Eisele on the Go: Parking Lot House All Broken Up Over Move to Old Sixth Ward

In separate moves on Tuesday and Wednesday night, Cherry House Moving rolled pieces of this sold-at-auction stray house from its longstanding freeway-side location in the parking lot of the police station downtown to a new home opposite the corner of Sabine and Lubbock in the Old Sixth Ward. First though, the former home of woodworker Gottlieb Eisele was chopped down the middle and decapitated. Architect and housewrangler Kirby Mears, who snapped the above photo of Tuesday night’s journey down Sabine St., says that’s not a problem, because he’d already planned to replace the structure’s bungalow-style roof — which was built in the 1920s after a lightning strike — with a gable roof meant to match the 1872 original. One exception: The home’s new roof will feature lightning rods.

Both halves of the house are now sitting on steel beams and wheels at the new site, Mears reports. “We are in the process of determining exactly where it will go. As soon as it is set on a foundation, the new roof will begin. Drying it in is our first priority.” Here’s his preliminary drawing of the new Sabine St. elevation:


“We are keeping the existing subtle asymmetry in window and front door locations,” he says. This photo of the house from before 1900 comes from Old Sixth Ward resident Chuck Stava:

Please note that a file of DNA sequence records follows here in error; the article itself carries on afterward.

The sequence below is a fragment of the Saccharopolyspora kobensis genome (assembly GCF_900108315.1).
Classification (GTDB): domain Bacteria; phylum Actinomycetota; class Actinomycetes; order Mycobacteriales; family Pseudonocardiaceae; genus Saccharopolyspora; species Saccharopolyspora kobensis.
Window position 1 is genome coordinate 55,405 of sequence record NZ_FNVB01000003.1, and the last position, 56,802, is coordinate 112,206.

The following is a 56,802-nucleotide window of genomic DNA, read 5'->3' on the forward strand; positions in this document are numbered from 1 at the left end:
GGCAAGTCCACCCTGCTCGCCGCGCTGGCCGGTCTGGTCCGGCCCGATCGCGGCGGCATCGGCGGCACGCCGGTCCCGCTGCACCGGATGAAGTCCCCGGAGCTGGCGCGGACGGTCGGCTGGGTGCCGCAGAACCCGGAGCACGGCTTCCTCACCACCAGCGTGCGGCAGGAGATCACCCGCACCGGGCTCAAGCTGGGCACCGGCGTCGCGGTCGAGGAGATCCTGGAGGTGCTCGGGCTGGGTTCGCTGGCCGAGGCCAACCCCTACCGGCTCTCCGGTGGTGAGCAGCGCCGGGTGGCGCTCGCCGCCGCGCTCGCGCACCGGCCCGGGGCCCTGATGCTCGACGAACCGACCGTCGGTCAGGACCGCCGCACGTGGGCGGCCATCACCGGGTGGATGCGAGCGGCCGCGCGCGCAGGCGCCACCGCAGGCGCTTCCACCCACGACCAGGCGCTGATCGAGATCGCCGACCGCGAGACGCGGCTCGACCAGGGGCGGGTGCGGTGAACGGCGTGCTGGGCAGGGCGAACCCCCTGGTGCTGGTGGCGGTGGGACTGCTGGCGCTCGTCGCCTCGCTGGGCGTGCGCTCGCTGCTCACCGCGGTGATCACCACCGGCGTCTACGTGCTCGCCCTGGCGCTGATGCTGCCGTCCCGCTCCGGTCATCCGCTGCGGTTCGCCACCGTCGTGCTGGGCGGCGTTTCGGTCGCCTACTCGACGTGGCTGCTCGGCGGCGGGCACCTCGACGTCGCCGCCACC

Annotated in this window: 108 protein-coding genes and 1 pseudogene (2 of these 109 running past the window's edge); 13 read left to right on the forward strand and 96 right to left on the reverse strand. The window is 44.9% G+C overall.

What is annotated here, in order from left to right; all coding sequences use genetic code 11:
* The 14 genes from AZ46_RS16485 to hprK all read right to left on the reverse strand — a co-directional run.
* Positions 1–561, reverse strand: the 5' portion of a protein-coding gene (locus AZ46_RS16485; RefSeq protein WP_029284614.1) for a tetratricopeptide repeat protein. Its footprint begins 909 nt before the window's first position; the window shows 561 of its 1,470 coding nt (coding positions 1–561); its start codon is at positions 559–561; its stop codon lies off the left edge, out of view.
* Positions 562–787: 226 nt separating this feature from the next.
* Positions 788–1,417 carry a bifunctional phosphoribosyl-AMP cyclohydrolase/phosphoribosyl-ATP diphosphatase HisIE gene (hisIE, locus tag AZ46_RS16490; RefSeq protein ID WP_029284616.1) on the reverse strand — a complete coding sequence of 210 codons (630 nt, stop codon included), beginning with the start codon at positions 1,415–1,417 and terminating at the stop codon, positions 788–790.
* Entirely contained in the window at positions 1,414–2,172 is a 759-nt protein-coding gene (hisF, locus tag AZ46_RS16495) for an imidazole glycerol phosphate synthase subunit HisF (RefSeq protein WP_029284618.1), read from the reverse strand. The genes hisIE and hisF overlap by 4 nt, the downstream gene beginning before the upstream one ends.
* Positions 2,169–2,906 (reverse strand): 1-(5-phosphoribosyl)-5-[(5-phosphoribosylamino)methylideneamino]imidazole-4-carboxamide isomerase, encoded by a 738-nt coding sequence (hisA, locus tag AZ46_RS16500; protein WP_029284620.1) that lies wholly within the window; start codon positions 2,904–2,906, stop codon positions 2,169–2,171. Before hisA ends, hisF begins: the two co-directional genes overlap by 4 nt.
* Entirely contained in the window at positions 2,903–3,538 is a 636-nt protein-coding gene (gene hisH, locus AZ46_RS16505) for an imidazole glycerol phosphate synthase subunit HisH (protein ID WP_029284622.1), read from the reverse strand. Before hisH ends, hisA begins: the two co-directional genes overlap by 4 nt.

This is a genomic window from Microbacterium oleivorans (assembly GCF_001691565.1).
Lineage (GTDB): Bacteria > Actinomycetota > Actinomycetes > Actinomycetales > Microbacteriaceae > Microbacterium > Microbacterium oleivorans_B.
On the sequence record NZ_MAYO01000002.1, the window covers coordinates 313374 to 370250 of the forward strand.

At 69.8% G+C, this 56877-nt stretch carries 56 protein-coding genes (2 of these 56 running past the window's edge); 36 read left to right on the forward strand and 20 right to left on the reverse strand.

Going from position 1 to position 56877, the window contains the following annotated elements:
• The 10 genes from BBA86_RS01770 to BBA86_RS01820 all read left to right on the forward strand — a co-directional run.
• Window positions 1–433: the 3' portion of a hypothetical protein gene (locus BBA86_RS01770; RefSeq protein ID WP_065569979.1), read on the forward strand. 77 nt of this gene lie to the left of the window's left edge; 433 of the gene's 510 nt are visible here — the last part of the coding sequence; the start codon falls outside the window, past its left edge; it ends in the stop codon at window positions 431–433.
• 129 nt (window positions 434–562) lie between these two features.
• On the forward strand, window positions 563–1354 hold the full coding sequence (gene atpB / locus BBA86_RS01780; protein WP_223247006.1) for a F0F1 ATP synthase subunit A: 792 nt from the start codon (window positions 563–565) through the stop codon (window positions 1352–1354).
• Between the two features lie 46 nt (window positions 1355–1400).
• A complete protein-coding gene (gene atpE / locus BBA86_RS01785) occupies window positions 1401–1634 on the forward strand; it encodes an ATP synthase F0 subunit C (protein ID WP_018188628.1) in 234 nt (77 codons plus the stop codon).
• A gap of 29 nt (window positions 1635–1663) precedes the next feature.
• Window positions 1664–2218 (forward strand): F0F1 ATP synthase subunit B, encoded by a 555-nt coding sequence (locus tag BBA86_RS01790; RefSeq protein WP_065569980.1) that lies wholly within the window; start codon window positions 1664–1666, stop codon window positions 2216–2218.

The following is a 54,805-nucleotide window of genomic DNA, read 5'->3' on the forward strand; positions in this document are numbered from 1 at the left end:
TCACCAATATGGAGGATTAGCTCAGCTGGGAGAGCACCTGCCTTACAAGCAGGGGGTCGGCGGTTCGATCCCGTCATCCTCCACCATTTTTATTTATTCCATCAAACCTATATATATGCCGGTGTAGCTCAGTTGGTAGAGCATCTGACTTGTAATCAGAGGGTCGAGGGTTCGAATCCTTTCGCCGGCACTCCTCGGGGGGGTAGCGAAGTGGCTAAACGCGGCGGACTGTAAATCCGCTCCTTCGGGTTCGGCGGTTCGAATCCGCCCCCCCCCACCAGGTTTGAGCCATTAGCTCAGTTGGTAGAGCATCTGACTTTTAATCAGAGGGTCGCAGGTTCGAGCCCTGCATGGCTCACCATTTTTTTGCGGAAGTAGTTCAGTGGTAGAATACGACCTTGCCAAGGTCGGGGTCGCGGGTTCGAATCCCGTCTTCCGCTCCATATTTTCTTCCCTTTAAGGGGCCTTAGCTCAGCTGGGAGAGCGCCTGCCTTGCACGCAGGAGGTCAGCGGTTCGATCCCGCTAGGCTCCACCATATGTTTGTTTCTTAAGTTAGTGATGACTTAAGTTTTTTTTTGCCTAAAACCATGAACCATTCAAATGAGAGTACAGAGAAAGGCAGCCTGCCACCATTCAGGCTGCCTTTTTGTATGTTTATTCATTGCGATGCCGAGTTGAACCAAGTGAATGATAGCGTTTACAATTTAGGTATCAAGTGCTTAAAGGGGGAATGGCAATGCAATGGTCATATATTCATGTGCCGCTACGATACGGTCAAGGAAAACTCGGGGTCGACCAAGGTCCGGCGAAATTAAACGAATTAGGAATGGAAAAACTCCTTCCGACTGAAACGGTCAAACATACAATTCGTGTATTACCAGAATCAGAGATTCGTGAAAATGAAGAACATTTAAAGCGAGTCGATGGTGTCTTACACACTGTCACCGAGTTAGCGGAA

Stava, who’s researched the house extensively and got the photo from the descendents of a neighboring family, helped persuade the city to sell the home instead of tearing it down. He says Eisele and his deaf son, Theodore, built many of the Sixth Ward’s original Victorian cottages. “Once restored to its original appearance, the house will be the only surviving Gothic Revival structure in the city,” he writes.

Mears’s client, Coach handbag designer Lee Roeder, had him rescue the $1,000 house from the city’s surplus auction in December, when it looked like this:

Photos: Kirby Mears (move), Chuck Stava (original location), City of Houston (parking lot). Drawing: Kirby Mears.

7 Comment

  • The preservationists score another one!

  • Aww.
    Yes! this pleases my sentimental soul.
    Thank you Chuck Stava and Kirby Mears.

    (Standing seam tin roof with gable-ends will be way better.)

    I love the photo, though the coralvines? are a bit out of control. Who’d have guessed coconut palms back in 19th century Houston?

  • The historic photo shows the house to have 6 over 6 double-hung sash windows with shutters. However, the rendering shows the house to have 1 over 1 double-hung sash windows without shutters. It would be a shame to leave the multi-light windows and shutters out of the renovation. It completely changes the look of the house.

  • Was that elevation drawn in MacPaint?

  • Imagine my surprise yesterday morning when I drove into the parking lot and saw half the house! I work in the building on the lot, and I knew the house was coming, but not when. Very exciting! The other half was moved last night, and sits next to its’ mate. Took a look around, and it’s in pretty sad shape. I look forward to seeing it progress. How do you put a house back together, anyway….

  • I could be wrong, but I think I’ve seen other surviving gothic revival structures still in Houston…

  • I thought the same thing, Caneco – maybe he meant single-family residential structure? If not, that’s a pretty depressing statement.